Over the summer spending on debit cards rose above the level of spending with cash as these cards are gaining in popularity, for many even considered better than credit cards.
Debit cards are growing at break-neck speed. The number of purchases rose 10% this summer compared to last and the amount spent rose almost 11%.
Debit cards were used three times more frequently than credit cards in 2010 Q3. Even withdrawals from cash machines fell some 1.5% in this quarter, compared with the same period last year.
Sandra Quinn, Director of Communications, Payments Council explained: “Cash is too cumbersome for many consumers these days – they prefer a card for anything more than the smallest transactions.
We now expect our debit cards to be accepted everywhere we go – in pubs and clubs, at the corner shop, online and on the high street. Having quickly supplanted cheques, then claimed the scalp of credit cards, they have now usurped cash’s throne too.”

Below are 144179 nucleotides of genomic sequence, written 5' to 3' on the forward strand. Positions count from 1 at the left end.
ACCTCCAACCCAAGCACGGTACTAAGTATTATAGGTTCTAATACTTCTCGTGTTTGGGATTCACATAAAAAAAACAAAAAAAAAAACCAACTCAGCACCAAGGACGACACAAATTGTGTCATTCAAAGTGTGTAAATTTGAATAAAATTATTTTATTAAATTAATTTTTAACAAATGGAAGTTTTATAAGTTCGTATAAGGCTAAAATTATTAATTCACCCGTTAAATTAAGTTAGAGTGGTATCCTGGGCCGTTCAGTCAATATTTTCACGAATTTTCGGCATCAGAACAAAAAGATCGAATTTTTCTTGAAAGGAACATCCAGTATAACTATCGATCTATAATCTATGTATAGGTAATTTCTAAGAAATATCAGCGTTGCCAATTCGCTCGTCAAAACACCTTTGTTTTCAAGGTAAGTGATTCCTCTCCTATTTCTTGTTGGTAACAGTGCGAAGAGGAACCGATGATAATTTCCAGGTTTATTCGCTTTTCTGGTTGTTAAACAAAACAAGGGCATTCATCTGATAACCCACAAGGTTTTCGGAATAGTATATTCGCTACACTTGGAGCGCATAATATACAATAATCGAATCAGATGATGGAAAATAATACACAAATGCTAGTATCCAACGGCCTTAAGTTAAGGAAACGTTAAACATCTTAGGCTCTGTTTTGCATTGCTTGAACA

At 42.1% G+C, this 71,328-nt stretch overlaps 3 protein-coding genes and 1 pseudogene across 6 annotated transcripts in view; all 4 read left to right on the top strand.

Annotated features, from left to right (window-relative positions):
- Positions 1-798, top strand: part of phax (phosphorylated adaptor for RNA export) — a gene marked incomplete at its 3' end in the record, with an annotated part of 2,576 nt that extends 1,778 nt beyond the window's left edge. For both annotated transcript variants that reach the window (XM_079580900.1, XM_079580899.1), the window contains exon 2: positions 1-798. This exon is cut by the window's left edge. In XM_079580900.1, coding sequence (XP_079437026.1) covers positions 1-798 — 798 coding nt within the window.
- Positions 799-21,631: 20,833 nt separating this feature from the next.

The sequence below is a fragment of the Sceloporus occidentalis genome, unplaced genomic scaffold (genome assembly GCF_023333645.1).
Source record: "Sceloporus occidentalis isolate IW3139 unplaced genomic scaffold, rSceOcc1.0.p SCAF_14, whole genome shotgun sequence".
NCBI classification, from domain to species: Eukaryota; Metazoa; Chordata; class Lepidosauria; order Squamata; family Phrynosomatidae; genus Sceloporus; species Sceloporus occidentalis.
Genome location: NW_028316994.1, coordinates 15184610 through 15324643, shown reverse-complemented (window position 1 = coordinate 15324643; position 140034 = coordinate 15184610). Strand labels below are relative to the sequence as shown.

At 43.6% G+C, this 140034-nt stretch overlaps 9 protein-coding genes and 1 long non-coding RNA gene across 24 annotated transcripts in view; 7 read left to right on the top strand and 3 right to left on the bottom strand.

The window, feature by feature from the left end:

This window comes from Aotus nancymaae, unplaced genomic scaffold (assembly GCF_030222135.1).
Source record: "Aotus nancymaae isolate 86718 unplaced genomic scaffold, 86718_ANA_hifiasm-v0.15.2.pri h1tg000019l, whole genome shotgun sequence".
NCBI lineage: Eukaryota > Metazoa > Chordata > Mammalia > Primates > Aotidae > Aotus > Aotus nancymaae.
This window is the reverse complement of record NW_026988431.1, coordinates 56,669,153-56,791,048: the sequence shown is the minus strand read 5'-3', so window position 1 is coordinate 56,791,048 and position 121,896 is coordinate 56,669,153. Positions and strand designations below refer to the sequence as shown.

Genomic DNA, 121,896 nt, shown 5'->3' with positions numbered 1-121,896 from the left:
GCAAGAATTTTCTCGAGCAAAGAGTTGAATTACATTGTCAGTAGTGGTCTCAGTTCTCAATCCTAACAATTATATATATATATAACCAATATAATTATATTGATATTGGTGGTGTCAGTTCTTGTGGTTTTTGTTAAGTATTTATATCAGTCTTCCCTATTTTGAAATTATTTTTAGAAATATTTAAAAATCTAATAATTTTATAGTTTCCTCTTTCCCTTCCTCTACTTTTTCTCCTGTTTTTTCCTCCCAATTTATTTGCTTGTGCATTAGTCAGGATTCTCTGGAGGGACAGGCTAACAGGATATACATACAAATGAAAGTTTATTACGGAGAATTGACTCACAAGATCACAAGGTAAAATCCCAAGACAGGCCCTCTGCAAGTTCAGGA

Basically people now have more choices. That said, cheques are rarely used to pay for everyday things and conscious of the need to repay credit borrowed, consumers are increasingly looking to use debit cards rather than credit cards.
Among electronic transfers, Bacs were flat in real terms in the third quarter, and CHAPS fell slightly in real terms.
The big change was in Faster Payments which rose 53% in value terms and 42% in volume terms, as more banks joined the system and in September the maximum value threshold for internet and phone payments rose from £10,000 to £100,000.